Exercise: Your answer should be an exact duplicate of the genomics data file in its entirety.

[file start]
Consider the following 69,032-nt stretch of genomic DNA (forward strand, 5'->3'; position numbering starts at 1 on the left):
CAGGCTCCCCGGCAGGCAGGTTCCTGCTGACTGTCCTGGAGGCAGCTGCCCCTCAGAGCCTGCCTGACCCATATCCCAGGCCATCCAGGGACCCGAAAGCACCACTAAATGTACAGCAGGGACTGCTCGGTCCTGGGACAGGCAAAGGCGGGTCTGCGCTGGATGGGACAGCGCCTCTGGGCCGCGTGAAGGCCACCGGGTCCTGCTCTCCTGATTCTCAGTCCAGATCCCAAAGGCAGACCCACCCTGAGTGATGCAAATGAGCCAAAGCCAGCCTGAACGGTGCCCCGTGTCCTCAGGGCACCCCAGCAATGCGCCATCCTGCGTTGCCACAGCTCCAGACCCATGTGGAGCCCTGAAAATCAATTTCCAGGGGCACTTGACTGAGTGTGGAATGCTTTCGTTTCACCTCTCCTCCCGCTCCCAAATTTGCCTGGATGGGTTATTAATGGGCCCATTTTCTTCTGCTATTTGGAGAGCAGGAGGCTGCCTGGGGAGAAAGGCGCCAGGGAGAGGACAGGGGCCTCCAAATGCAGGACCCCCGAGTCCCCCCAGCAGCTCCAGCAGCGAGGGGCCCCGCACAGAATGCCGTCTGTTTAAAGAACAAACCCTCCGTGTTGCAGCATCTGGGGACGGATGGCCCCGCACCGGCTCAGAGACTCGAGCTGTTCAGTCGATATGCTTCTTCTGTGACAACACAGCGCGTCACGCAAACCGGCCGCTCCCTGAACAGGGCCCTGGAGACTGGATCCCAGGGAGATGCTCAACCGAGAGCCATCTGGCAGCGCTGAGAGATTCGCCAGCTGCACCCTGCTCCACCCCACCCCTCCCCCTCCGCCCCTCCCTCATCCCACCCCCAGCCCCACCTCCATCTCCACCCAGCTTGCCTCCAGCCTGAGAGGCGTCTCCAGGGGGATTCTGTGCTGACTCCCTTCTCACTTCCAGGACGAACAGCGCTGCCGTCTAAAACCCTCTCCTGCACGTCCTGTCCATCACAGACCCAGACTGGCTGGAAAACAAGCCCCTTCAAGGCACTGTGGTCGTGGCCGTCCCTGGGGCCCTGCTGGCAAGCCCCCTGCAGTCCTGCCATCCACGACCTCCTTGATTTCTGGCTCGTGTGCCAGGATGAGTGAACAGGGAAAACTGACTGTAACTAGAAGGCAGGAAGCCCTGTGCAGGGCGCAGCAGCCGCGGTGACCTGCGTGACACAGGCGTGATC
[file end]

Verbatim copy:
Consider the following 69,032-nt stretch of genomic DNA (forward strand, 5'->3'; position numbering starts at 1 on the left):
CAGGCTCCCCGGCAGGCAGGTTCCTGCTGACTGTCCTGGAGGCAGCTGCCCCTCAGAGCCTGCCTGACCCATATCCCAGGCCATCCAGGGACCCGAAAGCACCACTAAATGTACAGCAGGGACTGCTCGGTCCTGGGACAGGCAAAGGCGGGTCTGCGCTGGATGGGACAGCGCCTCTGGGCCGCGTGAAGGCCACCGGGTCCTGCTCTCCTGATTCTCAGTCCAGATCCCAAAGGCAGACCCACCCTGAGTGATGCAAATGAGCCAAAGCCAGCCTGAACGGTGCCCCGTGTCCTCAGGGCACCCCAGCAATGCGCCATCCTGCGTTGCCACAGCTCCAGACCCATGTGGAGCCCTGAAAATCAATTTCCAGGGGCACTTGACTGAGTGTGGAATGCTTTCGTTTCACCTCTCCTCCCGCTCCCAAATTTGCCTGGATGGGTTATTAATGGGCCCATTTTCTTCTGCTATTTGGAGAGCAGGAGGCTGCCTGGGGAGAAAGGCGCCAGGGAGAGGACAGGGGCCTCCAAATGCAGGACCCCCGAGTCCCCCCAGCAGCTCCAGCAGCGAGGGGCCCCGCACAGAATGCCGTCTGTTTAAAGAACAAACCCTCCGTGTTGCAGCATCTGGGGACGGATGGCCCCGCACCGGCTCAGAGACTCGAGCTGTTCAGTCGATATGCTTCTTCTGTGACAACACAGCGCGTCACGCAAACCGGCCGCTCCCTGAACAGGGCCCTGGAGACTGGATCCCAGGGAGATGCTCAACCGAGAGCCATCTGGCAGCGCTGAGAGATTCGCCAGCTGCACCCTGCTCCACCCCACCCCTCCCCCTCCGCCCCTCCCTCATCCCACCCCCAGCCCCACCTCCATCTCCACCCAGCTTGCCTCCAGCCTGAGAGGCGTCTCCAGGGGGATTCTGTGCTGACTCCCTTCTCACTTCCAGGACGAACAGCGCTGCCGTCTAAAACCCTCTCCTGCACGTCCTGTCCATCACAGACCCAGACTGGCTGGAAAACAAGCCCCTTCAAGGCACTGTGGTCGTGGCCGTCCCTGGGGCCCTGCTGGCAAGCCCCCTGCAGTCCTGCCATCCACGACCTCCTTGATTTCTGGCTCGTGTGCCAGGATGAGTGAACAGGGAAAACTGACTGTAACTAGAAGGCAGGAAGCCCTGTGCAGGGCGCAGCAGCCGCGGTGACCTGCGTGACACAGGCGTGATC